September 28th, 2012

Education for All Shouldn’t Be About Rationing Limited Resources

RiShawn Biddle’s editorial board, who cover the reform of American public education in blog Dropout Nation, compiled three excerpts about the difficulty of trying to meet students’ advanced learning needs without exascerbating race- and class-driven acheivement gaps. The piece is called  — The Power of Challenging Young Minds. Excerpt authors are: Sara Mead of Bellwether Education in the Education Week blog, Barry Garelick in a response to Mead’s Education Week piece, and Geoffrey Canada, CEO of the Harlem Children’s Zone, in the Boston Review.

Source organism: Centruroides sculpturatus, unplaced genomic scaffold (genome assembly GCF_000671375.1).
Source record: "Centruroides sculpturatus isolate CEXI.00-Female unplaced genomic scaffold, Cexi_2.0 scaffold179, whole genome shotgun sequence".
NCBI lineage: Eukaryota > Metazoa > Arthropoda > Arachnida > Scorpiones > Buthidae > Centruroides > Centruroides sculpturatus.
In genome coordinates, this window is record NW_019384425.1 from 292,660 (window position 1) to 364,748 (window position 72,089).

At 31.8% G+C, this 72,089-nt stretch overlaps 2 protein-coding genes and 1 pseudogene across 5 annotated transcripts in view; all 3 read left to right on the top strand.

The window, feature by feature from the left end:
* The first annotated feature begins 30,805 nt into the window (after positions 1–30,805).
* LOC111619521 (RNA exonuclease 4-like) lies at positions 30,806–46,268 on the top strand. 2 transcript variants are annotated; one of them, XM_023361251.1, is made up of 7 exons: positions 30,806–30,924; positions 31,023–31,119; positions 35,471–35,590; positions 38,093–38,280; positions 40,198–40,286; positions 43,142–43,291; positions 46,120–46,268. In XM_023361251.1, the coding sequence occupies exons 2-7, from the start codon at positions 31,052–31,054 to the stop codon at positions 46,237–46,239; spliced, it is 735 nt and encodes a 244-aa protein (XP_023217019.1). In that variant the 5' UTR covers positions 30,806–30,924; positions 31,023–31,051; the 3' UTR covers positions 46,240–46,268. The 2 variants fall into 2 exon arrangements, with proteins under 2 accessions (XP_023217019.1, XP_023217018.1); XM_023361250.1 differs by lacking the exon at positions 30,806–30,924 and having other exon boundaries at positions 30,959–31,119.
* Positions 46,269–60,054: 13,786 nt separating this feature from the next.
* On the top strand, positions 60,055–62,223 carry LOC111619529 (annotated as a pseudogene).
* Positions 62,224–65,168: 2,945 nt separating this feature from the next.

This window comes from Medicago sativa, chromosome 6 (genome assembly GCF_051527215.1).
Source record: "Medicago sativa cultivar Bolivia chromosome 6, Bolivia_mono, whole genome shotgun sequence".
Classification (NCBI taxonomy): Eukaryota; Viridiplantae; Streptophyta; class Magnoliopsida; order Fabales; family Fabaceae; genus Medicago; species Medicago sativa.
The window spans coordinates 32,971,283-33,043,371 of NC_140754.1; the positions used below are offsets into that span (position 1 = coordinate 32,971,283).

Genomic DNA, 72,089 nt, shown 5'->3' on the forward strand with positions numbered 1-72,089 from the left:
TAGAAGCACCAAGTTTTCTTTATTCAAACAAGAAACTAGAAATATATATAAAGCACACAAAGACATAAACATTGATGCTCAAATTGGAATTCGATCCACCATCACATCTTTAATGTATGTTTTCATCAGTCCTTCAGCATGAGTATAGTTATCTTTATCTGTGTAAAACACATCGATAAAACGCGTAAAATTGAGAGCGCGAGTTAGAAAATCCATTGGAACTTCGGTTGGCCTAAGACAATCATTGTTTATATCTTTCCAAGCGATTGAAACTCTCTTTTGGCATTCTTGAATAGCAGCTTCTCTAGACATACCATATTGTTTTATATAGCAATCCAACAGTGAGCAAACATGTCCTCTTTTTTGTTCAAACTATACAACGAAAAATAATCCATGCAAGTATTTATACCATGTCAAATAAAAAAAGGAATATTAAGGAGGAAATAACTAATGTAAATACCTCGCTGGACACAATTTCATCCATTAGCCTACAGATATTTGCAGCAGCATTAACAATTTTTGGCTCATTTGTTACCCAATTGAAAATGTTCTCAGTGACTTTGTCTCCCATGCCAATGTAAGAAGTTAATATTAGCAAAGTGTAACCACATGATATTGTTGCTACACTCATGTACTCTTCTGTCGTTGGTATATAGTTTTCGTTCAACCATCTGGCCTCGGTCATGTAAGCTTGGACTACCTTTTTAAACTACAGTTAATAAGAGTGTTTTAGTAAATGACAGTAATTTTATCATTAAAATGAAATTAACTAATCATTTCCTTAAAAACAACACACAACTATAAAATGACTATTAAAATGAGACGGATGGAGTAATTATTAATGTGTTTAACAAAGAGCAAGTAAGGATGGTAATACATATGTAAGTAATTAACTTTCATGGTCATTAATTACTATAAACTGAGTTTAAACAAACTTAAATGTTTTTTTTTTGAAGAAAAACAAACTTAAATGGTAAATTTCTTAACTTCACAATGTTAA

Here’s an excerpt by Mead:

Certainly, maximizing the abilities of our most talented youngsters is also an important part of developing our human capital. And there is evidence that our schools are not doing as much as they could on this front–particularly for talented low-income and minority students who often are not identified for these programs… But the grim reality is that in practice the gifted and talented label–and special programs for youngsters who wear it–often has less to do with meeting specific and unique needs of especially bright youngsters than with rationing access to a limited supply of quality educational options.

Click here for the full article.

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